How complex is a current GMA X3000 core? If you shrink down the proccess to CPU-size, how many could you pack into a current P4-sized, or maybe Core-Duo2, peice of silicon?

    Using the X3000 core as a basis would get you 128 programmable pipelines in 16-way core. So that's probably wrong... (me assuming that they are going to use x3000 design fairly directly.(


    32nm
    I don't think so. 45nm is more likely, I figure.

    The only thing I know about this sort of thing is that when you shrink the proccess of making a cpu down a step you basicly have to rebuild the entire assembly line. The whole plant. Also because at the same time you usually make the silicon wafer bigger to get higher yeilds per wafer.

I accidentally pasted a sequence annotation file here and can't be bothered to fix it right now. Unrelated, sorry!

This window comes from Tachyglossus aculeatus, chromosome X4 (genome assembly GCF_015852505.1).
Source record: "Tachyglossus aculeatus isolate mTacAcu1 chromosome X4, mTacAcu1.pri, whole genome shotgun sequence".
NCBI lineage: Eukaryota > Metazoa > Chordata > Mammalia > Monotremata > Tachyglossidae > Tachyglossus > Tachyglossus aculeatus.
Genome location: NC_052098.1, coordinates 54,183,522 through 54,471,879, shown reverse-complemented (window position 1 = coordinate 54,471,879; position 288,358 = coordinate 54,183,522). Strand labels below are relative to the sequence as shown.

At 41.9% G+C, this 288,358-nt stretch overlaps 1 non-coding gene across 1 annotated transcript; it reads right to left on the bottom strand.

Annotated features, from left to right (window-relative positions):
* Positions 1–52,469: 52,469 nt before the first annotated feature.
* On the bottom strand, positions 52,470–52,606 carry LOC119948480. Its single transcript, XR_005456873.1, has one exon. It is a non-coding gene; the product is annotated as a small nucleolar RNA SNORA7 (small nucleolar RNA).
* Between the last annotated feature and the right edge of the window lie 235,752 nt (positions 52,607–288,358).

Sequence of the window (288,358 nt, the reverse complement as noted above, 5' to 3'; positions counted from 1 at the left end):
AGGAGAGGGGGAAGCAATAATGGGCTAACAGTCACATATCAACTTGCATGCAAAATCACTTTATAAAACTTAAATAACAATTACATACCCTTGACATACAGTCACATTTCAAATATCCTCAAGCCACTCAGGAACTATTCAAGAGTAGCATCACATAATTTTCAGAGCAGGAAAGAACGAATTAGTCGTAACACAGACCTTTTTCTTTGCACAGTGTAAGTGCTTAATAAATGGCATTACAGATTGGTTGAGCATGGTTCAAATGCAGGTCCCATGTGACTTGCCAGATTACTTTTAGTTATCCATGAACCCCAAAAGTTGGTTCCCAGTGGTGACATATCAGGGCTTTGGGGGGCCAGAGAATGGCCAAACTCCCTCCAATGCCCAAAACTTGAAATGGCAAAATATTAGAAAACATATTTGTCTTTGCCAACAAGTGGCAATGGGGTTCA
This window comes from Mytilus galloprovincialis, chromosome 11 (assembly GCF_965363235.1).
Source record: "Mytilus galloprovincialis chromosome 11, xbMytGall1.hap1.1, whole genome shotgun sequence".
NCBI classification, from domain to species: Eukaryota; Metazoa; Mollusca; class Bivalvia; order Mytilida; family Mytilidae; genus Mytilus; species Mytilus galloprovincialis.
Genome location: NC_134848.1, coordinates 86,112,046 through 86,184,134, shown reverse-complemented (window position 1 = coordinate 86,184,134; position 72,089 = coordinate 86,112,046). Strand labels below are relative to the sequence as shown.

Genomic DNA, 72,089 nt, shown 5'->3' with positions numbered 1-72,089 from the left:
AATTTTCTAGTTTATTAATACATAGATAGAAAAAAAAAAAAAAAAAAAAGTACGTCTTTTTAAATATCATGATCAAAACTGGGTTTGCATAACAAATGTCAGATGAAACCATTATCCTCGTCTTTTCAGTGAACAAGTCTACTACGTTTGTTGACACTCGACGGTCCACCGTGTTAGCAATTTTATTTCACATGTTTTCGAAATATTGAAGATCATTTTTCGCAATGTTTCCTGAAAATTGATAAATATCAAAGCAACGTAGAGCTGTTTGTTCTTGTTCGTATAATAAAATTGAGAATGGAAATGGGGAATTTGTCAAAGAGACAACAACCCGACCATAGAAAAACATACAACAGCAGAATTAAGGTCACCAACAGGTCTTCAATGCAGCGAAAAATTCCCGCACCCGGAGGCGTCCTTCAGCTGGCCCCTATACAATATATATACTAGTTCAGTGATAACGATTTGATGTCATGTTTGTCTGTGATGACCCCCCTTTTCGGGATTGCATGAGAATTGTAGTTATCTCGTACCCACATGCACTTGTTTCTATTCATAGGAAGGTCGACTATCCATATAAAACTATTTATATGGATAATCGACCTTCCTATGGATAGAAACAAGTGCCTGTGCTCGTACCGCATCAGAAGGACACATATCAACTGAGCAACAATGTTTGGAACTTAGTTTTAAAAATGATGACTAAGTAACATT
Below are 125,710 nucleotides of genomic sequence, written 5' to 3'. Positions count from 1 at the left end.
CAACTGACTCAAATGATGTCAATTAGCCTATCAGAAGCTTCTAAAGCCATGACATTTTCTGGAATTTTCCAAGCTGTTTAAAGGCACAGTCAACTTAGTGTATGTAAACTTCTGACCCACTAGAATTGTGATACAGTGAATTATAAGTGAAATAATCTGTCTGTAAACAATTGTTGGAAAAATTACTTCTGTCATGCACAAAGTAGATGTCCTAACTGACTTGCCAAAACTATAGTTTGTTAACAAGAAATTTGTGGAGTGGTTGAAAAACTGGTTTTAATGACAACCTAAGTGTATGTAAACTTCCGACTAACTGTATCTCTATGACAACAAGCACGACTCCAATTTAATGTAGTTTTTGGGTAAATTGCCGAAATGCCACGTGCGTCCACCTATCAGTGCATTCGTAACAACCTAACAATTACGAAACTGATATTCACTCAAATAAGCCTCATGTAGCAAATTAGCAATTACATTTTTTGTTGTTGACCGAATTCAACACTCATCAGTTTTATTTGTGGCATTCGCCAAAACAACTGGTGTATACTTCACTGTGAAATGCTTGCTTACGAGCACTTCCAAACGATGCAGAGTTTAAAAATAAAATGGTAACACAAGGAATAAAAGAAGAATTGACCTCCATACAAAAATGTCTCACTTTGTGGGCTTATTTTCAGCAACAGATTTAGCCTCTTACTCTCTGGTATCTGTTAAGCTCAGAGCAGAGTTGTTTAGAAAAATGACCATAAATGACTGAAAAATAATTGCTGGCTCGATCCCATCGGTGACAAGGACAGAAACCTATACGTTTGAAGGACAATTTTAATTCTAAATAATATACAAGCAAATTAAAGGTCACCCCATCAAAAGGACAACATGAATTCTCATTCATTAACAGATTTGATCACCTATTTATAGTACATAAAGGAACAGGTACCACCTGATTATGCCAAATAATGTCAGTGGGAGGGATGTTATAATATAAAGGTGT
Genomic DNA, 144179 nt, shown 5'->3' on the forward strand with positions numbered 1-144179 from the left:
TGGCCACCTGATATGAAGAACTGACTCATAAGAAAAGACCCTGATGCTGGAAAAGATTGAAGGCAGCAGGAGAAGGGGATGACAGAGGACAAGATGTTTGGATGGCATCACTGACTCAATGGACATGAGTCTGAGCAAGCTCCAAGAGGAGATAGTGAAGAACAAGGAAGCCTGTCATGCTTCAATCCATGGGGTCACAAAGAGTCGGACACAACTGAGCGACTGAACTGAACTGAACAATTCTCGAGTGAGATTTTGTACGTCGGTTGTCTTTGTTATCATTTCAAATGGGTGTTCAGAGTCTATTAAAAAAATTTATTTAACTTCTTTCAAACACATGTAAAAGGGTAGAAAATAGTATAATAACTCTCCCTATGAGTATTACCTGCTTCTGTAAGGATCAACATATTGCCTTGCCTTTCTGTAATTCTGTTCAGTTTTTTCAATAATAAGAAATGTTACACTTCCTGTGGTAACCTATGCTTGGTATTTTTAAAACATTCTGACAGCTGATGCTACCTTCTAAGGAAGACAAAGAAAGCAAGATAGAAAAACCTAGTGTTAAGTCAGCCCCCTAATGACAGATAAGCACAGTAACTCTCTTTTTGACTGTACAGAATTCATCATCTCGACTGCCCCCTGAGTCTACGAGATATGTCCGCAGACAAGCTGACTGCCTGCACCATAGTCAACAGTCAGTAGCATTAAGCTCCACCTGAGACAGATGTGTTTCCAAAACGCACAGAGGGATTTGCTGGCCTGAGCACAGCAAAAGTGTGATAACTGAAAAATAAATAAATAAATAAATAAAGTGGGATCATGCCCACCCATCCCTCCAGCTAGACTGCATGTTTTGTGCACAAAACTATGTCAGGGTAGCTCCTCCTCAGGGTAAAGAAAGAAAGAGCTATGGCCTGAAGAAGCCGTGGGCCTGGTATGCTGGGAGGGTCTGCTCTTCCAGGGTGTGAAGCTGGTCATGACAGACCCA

So since Intel would have all this spare assembly line laying around then it would make sense to turn it into massive multicore gpu designs. You could be cheaper about it and cut more corners then you can with cpus also. If you have a flaw in the chip or in the silicon wafer then you just deactivate those chips that has the flaw... so a 'pure' core would be the high-end with all 16 GPUs, with 1/3 of the core goobered up then you have a mid-range video card with 12 cores, then with half or more of the cpu gone you have a 'low end' card with 6-8 cores.

    So that way the video card fabrication proccess will always follow 1 generation behind the latest proccess used in the CPU. So it will probably be the size, power requirements, and expense of the current Core Duo 2 cpus if I am right.